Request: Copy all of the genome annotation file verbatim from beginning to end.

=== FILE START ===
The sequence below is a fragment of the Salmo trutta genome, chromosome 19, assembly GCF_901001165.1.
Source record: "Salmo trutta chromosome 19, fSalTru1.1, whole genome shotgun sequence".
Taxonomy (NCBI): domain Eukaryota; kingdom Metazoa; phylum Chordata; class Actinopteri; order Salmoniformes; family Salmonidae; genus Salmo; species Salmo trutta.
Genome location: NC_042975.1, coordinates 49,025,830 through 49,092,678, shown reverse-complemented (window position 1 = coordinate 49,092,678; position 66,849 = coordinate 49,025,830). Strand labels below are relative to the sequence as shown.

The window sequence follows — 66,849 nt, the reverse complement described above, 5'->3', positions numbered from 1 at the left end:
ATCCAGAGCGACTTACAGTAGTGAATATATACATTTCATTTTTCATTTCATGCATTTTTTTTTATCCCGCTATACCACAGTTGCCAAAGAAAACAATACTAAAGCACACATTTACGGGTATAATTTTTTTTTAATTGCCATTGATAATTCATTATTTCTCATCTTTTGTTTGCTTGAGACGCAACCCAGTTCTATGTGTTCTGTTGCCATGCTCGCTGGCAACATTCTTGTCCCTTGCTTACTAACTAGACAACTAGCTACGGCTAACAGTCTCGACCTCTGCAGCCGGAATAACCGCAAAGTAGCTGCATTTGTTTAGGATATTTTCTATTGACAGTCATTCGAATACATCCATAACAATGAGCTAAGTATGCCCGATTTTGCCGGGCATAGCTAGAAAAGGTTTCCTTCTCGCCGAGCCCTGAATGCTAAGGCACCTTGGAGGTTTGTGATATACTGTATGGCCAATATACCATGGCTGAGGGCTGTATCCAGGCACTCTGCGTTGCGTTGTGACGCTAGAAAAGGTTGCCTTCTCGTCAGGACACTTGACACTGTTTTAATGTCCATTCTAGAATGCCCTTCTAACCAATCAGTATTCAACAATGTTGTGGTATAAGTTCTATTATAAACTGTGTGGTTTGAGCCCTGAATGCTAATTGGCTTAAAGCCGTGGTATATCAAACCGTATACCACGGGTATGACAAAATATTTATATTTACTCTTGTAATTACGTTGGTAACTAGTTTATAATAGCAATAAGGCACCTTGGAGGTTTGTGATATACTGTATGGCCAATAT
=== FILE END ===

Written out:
The sequence below is a fragment of the Salmo trutta genome, chromosome 19, assembly GCF_901001165.1.
Source record: "Salmo trutta chromosome 19, fSalTru1.1, whole genome shotgun sequence".
Taxonomy (NCBI): domain Eukaryota; kingdom Metazoa; phylum Chordata; class Actinopteri; order Salmoniformes; family Salmonidae; genus Salmo; species Salmo trutta.
Genome location: NC_042975.1, coordinates 49,025,830 through 49,092,678, shown reverse-complemented (window position 1 = coordinate 49,092,678; position 66,849 = coordinate 49,025,830). Strand labels below are relative to the sequence as shown.

The window sequence follows — 66,849 nt, the reverse complement described above, 5'->3', positions numbered from 1 at the left end:
ATCCAGAGCGACTTACAGTAGTGAATATATACATTTCATTTTTCATTTCATGCATTTTTTTTTATCCCGCTATACCACAGTTGCCAAAGAAAACAATACTAAAGCACACATTTACGGGTATAATTTTTTTTTAATTGCCATTGATAATTCATTATTTCTCATCTTTTGTTTGCTTGAGACGCAACCCAGTTCTATGTGTTCTGTTGCCATGCTCGCTGGCAACATTCTTGTCCCTTGCTTACTAACTAGACAACTAGCTACGGCTAACAGTCTCGACCTCTGCAGCCGGAATAACCGCAAAGTAGCTGCATTTGTTTAGGATATTTTCTATTGACAGTCATTCGAATACATCCATAACAATGAGCTAAGTATGCCCGATTTTGCCGGGCATAGCTAGAAAAGGTTTCCTTCTCGCCGAGCCCTGAATGCTAAGGCACCTTGGAGGTTTGTGATATACTGTATGGCCAATATACCATGGCTGAGGGCTGTATCCAGGCACTCTGCGTTGCGTTGTGACGCTAGAAAAGGTTGCCTTCTCGTCAGGACACTTGACACTGTTTTAATGTCCATTCTAGAATGCCCTTCTAACCAATCAGTATTCAACAATGTTGTGGTATAAGTTCTATTATAAACTGTGTGGTTTGAGCCCTGAATGCTAATTGGCTTAAAGCCGTGGTATATCAAACCGTATACCACGGGTATGACAAAATATTTATATTTACTCTTGTAATTACGTTGGTAACTAGTTTATAATAGCAATAAGGCACCTTGGAGGTTTGTGATATACTGTATGGCCAATAT